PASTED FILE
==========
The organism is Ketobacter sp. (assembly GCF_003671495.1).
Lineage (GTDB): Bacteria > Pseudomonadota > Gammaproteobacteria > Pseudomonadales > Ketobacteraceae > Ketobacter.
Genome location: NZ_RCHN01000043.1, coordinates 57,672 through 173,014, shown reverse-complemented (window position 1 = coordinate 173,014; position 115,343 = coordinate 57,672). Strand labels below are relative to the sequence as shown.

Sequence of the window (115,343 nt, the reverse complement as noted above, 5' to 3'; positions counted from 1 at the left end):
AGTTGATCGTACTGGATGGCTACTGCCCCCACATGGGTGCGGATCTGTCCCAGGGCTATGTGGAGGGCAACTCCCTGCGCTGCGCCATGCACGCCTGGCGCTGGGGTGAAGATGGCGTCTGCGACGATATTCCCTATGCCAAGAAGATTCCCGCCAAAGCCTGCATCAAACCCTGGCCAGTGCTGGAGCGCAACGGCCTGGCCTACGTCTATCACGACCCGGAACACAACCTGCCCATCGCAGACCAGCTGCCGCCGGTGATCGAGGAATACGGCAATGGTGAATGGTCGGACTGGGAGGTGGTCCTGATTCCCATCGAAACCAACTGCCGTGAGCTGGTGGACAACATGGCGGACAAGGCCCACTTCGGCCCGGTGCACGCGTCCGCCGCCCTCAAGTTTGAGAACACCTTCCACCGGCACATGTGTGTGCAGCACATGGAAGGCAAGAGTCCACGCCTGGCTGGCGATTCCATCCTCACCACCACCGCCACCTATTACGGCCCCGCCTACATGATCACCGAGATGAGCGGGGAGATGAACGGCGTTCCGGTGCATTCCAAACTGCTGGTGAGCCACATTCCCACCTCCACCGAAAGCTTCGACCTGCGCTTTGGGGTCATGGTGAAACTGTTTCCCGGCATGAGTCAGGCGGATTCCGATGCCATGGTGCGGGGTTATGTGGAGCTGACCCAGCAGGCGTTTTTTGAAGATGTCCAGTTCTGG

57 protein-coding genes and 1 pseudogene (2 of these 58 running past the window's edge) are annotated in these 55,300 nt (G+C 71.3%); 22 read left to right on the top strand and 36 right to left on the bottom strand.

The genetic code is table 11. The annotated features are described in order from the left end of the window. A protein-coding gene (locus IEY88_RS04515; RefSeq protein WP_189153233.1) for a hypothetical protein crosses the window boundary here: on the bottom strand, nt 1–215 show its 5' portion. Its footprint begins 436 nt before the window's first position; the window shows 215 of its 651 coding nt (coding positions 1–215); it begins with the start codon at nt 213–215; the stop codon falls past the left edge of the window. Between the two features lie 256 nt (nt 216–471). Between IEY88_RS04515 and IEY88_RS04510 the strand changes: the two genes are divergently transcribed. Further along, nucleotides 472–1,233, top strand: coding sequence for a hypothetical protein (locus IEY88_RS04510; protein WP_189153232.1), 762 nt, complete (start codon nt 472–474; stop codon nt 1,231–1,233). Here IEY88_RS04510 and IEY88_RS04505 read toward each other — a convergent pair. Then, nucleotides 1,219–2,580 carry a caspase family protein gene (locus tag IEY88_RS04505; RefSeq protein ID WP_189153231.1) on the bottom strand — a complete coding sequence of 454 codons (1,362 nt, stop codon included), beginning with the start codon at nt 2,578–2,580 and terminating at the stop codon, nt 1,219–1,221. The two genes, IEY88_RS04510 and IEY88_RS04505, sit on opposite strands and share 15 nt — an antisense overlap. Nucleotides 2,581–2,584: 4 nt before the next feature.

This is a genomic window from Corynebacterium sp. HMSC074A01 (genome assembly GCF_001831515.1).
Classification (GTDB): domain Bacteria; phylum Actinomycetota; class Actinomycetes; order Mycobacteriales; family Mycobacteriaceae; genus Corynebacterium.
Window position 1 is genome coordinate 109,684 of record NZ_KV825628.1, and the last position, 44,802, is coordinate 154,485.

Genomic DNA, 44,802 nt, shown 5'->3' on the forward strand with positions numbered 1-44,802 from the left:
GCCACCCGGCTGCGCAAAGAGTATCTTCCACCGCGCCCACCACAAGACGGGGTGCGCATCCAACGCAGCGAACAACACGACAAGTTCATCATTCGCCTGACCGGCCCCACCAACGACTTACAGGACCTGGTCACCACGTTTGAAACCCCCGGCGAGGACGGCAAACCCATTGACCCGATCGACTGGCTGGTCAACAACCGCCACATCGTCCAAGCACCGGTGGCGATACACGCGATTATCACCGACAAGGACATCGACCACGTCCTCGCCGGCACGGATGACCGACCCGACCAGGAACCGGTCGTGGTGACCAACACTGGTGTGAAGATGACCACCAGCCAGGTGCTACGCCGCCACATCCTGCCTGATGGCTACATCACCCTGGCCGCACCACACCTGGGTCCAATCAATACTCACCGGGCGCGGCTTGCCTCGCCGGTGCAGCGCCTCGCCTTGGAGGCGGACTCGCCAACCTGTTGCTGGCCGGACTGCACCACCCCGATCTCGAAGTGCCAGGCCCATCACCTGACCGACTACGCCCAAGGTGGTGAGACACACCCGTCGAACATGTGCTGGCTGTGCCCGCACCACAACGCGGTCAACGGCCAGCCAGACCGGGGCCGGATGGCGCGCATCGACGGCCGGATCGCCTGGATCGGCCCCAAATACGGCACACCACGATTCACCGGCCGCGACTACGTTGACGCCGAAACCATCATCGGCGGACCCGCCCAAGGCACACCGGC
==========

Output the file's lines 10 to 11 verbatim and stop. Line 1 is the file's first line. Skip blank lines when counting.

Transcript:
Window position 1 is genome coordinate 109,684 of record NZ_KV825628.1, and the last position, 44,802, is coordinate 154,485.

Genomic DNA, 44,802 nt, shown 5'->3' on the forward strand with positions numbered 1-44,802 from the left: